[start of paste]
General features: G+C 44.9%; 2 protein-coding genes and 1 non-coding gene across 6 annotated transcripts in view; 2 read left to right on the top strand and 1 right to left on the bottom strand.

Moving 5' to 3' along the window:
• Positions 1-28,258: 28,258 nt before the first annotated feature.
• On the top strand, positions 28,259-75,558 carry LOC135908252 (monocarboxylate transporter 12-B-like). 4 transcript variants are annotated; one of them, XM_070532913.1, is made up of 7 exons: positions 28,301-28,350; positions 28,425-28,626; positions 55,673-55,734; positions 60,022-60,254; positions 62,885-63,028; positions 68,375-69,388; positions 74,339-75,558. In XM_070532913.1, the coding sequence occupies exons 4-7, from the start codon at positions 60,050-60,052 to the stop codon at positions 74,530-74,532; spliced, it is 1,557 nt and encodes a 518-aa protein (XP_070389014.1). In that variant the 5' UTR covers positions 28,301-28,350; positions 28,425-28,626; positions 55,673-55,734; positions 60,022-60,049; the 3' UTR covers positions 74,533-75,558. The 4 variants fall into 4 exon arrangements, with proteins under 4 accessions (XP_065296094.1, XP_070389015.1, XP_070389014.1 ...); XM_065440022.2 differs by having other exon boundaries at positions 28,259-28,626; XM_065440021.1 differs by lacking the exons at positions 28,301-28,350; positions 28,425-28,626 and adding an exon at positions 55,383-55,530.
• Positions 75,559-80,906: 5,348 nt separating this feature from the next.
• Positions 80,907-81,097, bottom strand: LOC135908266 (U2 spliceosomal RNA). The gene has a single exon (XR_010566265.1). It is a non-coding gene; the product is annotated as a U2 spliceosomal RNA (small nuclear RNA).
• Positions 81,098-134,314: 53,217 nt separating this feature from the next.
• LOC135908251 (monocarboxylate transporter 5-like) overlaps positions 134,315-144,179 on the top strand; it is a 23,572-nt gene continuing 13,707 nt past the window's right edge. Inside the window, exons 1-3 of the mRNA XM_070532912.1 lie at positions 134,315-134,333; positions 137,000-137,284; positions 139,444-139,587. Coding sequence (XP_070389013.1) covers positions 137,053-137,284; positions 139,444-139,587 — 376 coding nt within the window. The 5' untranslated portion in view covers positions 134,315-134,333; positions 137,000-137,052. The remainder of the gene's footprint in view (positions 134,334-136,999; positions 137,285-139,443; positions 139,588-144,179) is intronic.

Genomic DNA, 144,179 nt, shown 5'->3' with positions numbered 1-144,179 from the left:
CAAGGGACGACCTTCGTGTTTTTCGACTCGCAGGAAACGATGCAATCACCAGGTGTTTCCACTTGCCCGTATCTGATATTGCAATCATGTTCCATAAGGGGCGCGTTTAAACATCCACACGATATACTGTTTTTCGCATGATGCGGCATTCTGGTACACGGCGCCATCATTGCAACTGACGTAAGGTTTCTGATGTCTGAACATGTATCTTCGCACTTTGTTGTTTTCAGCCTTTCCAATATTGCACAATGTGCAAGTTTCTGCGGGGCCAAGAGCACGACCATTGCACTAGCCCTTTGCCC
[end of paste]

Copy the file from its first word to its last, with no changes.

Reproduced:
General features: G+C 44.9%; 2 protein-coding genes and 1 non-coding gene across 6 annotated transcripts in view; 2 read left to right on the top strand and 1 right to left on the bottom strand.

Moving 5' to 3' along the window:
• Positions 1-28,258: 28,258 nt before the first annotated feature.
• On the top strand, positions 28,259-75,558 carry LOC135908252 (monocarboxylate transporter 12-B-like). 4 transcript variants are annotated; one of them, XM_070532913.1, is made up of 7 exons: positions 28,301-28,350; positions 28,425-28,626; positions 55,673-55,734; positions 60,022-60,254; positions 62,885-63,028; positions 68,375-69,388; positions 74,339-75,558. In XM_070532913.1, the coding sequence occupies exons 4-7, from the start codon at positions 60,050-60,052 to the stop codon at positions 74,530-74,532; spliced, it is 1,557 nt and encodes a 518-aa protein (XP_070389014.1). In that variant the 5' UTR covers positions 28,301-28,350; positions 28,425-28,626; positions 55,673-55,734; positions 60,022-60,049; the 3' UTR covers positions 74,533-75,558. The 4 variants fall into 4 exon arrangements, with proteins under 4 accessions (XP_065296094.1, XP_070389015.1, XP_070389014.1 ...); XM_065440022.2 differs by having other exon boundaries at positions 28,259-28,626; XM_065440021.1 differs by lacking the exons at positions 28,301-28,350; positions 28,425-28,626 and adding an exon at positions 55,383-55,530.
• Positions 75,559-80,906: 5,348 nt separating this feature from the next.
• Positions 80,907-81,097, bottom strand: LOC135908266 (U2 spliceosomal RNA). The gene has a single exon (XR_010566265.1). It is a non-coding gene; the product is annotated as a U2 spliceosomal RNA (small nuclear RNA).
• Positions 81,098-134,314: 53,217 nt separating this feature from the next.
• LOC135908251 (monocarboxylate transporter 5-like) overlaps positions 134,315-144,179 on the top strand; it is a 23,572-nt gene continuing 13,707 nt past the window's right edge. Inside the window, exons 1-3 of the mRNA XM_070532912.1 lie at positions 134,315-134,333; positions 137,000-137,284; positions 139,444-139,587. Coding sequence (XP_070389013.1) covers positions 137,053-137,284; positions 139,444-139,587 — 376 coding nt within the window. The 5' untranslated portion in view covers positions 134,315-134,333; positions 137,000-137,052. The remainder of the gene's footprint in view (positions 134,334-136,999; positions 137,285-139,443; positions 139,588-144,179) is intronic.

Genomic DNA, 144,179 nt, shown 5'->3' with positions numbered 1-144,179 from the left:
CAAGGGACGACCTTCGTGTTTTTCGACTCGCAGGAAACGATGCAATCACCAGGTGTTTCCACTTGCCCGTATCTGATATTGCAATCATGTTCCATAAGGGGCGCGTTTAAACATCCACACGATATACTGTTTTTCGCATGATGCGGCATTCTGGTACACGGCGCCATCATTGCAACTGACGTAAGGTTTCTGATGTCTGAACATGTATCTTCGCACTTTGTTGTTTTCAGCCTTTCCAATATTGCACAATGTGCAAGTTTCTGCGGGGCCAAGAGCACGACCATTGCACTAGCCCTTTGCCC